REMARKS : DSG Manoni at the Host Agreement signing with FSM under the PIF-EU SPIRIT Project


Remarks by the Deputy Secretary General of the Pacific Islands Forum, Dr Filimon Mamoni

At the Virtual Signing Ceremony of the Host Agreement between the Pacific Islands Forum Secretariat and the Government of the Federated States of Micronesia.

27 October 2022


 The Secretary for FSM Department of Resources and Development, Mrs. Elina Akinaga

The Deputy Head of Delegation of the European Union for the Pacific, Ms. Erja Askola,


Senior government officials,

Ladies and gentlemen,

 Thank you all for your presence this morning.

Five months ago in June, we were in this very room to sign two Host Agreements to deploy the PIFS-SPIRIT Trade Advisers to the sub-regions of Melanesia and Polynesia. They have since settled well into their new assignments based at the MSG Secretariat in Vanuatu and Tonga’s Ministry of Trade and Economic Development, respectively.

Today, we will come full circle in completing this process with the important sub-region of Micronesia after the signature of the Host Agreement with the Federated States of Micronesia’s Department of Resources and Development. The Forum Secretariat is confident that the SPIRIT Trade Adviser for Micronesia, Mr. Philip Mercado’s expertise in international trade, customs, and fisheries, and, more importantly, his physical presence in the northern Pacific will bring many benefits to the five countries of Micronesia.

His mission lies in the institutional strengthening of your government agencies and capacity building of your government officials and the private sector in the crucial spaces of investment and trade to boost international trade and, more importantly, the sustainable development aspirations of Kiribati, Micronesia, Nauru, Palau, and the Marshall Islands.

Excellencies, Senior Officials

We recognise and value the strategic partnership between the European Union and the Pacific Islands Forum through the SPIRIT project, which is one of the three active projects under its Pacific Regional Integration Support (PRISE) program in the Pacific valued at 26.25 million EUR or 60.5 million FJD – the EU’s largest program ever in the region. It has two specific objectives: (1) increasing intra-regional and international trade; and (2) increasing private sector participation to promote regional economic integration.

This intervention is timely. The COVID-19 pandemic has only reinforced what we already know about international trade in the Pacific. As import-reliant economies geographically isolated from our major markets, we need to mainstream trade into our national development strategies to sustain our economies in the best, but more importantly, in the worst of times.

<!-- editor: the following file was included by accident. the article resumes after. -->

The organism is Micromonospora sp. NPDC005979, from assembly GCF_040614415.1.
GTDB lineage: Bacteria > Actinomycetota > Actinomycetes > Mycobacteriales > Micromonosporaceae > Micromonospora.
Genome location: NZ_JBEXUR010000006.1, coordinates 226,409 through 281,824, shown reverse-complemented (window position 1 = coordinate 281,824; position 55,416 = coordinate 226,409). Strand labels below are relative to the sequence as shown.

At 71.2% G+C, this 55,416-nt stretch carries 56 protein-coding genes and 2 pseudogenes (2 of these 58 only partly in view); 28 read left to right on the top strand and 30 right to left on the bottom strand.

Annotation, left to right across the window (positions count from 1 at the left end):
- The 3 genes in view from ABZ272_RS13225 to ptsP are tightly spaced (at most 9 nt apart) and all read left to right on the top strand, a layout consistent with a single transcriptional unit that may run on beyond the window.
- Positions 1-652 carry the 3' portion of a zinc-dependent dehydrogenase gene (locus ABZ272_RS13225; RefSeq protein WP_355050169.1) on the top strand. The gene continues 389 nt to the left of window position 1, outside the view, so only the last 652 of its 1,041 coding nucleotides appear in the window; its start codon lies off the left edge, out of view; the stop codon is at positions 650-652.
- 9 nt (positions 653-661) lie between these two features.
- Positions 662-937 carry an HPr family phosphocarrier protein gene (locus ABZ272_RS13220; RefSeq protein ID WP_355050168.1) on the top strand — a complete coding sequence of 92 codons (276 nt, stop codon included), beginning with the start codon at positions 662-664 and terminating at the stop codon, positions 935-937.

Our people need international trade to access goods and services for human consumption. Trade is essential for our survival. We need trade to import medicines we cannot produce to treat our sick and care for our elderly. Our large and small businesses need cheaper inputs that are not available locally to make a decent profit and keep our people employed with incomes to sustain their livelihoods. In essence, we cannot achieve sustainable development without trade.

The SPIRIT project’s key mandate is to strengthen the Pacific governments’ institutional frameworks and empower our government officials to negotiate and implement trade agreements to access export markets for our goods and services. This may include establishing National Trade and Development Committees, National Trade Facilitation Committees, or Competent Authorities to meet certification and compliance standards in trade in fisheries.

Due to our geographic isolation, the SPIRIT project has received requests from a number of Micronesian countries to develop their e-commerce strategies or national implementation plans. We are confident that Philip’s posting in early November to Micronesia will expedite the progress in all these areas.

Excellencies, Senior Officials

I will conclude with these parting thoughts. Trade agreements provide business and investor confidence in the medium to long term to make critical decisions. These include investing in new or expanded business ventures, accessing new export markets, employing people, creating new income streams, and by extension, sustaining the livelihoods of our people.

The EU-Pacific Economic Partnership Agreement is already in force in four countries: Fiji, Papua New Guinea, Samoa, and the Solomon Islands. Three more have formally notified their intention to accede to the Agreement: Timor Leste, Tonga, and Tuvalu. A few more have also expressed their interest. The SPIRIT project aims to bridge the gaps between the signature, ratification, and successful implementation of these trade agreements toward the higher objective of realizing the development-related aspirations of our people in the Pacific.

I commend the Director Programmes and Initiatives, Zarak Khan, and his SPIRIT project team in the Trade Unit and the Government of the Federated States of Micronesia for concluding this Host Agreement. I congratulate the European Union for the progressive achievement of its development cooperation objectives in the Pacific region.

We look forward to our continued collaboration in the future.

I thank you.


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